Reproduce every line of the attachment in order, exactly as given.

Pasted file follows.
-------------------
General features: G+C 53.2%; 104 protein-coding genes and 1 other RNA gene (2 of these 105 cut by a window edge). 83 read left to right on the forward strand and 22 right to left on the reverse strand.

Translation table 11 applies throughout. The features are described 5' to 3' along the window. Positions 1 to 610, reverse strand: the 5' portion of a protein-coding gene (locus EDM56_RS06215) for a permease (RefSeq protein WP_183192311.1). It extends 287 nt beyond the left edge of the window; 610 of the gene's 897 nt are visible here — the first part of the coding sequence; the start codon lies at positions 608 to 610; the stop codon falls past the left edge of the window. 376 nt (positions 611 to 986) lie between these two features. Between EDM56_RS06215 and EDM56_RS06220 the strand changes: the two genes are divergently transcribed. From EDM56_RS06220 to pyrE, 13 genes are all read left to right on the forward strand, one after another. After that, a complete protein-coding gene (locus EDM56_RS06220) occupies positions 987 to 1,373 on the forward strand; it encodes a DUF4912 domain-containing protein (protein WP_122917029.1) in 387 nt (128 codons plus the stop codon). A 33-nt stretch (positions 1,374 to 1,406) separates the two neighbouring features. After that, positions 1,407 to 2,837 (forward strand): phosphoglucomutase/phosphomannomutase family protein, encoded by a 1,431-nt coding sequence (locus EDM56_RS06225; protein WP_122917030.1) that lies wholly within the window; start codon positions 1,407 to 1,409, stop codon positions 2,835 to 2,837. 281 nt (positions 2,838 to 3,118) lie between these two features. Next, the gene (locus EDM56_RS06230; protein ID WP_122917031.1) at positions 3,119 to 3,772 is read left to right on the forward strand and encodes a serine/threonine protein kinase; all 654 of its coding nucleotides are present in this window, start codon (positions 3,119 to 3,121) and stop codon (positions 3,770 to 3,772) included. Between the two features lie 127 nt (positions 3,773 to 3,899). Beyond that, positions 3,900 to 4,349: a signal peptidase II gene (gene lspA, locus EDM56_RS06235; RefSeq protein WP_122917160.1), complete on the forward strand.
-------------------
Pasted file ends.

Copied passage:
General features: G+C 53.2%; 104 protein-coding genes and 1 other RNA gene (2 of these 105 cut by a window edge). 83 read left to right on the forward strand and 22 right to left on the reverse strand.

Translation table 11 applies throughout. The features are described 5' to 3' along the window. Positions 1 to 610, reverse strand: the 5' portion of a protein-coding gene (locus EDM56_RS06215) for a permease (RefSeq protein WP_183192311.1). It extends 287 nt beyond the left edge of the window; 610 of the gene's 897 nt are visible here — the first part of the coding sequence; the start codon lies at positions 608 to 610; the stop codon falls past the left edge of the window. 376 nt (positions 611 to 986) lie between these two features. Between EDM56_RS06215 and EDM56_RS06220 the strand changes: the two genes are divergently transcribed. From EDM56_RS06220 to pyrE, 13 genes are all read left to right on the forward strand, one after another. After that, a complete protein-coding gene (locus EDM56_RS06220) occupies positions 987 to 1,373 on the forward strand; it encodes a DUF4912 domain-containing protein (protein WP_122917029.1) in 387 nt (128 codons plus the stop codon). A 33-nt stretch (positions 1,374 to 1,406) separates the two neighbouring features. After that, positions 1,407 to 2,837 (forward strand): phosphoglucomutase/phosphomannomutase family protein, encoded by a 1,431-nt coding sequence (locus EDM56_RS06225; protein WP_122917030.1) that lies wholly within the window; start codon positions 1,407 to 1,409, stop codon positions 2,835 to 2,837. 281 nt (positions 2,838 to 3,118) lie between these two features. Next, the gene (locus EDM56_RS06230; protein ID WP_122917031.1) at positions 3,119 to 3,772 is read left to right on the forward strand and encodes a serine/threonine protein kinase; all 654 of its coding nucleotides are present in this window, start codon (positions 3,119 to 3,121) and stop codon (positions 3,770 to 3,772) included. Between the two features lie 127 nt (positions 3,773 to 3,899). Beyond that, positions 3,900 to 4,349: a signal peptidase II gene (gene lspA, locus EDM56_RS06235; RefSeq protein WP_122917160.1), complete on the forward strand.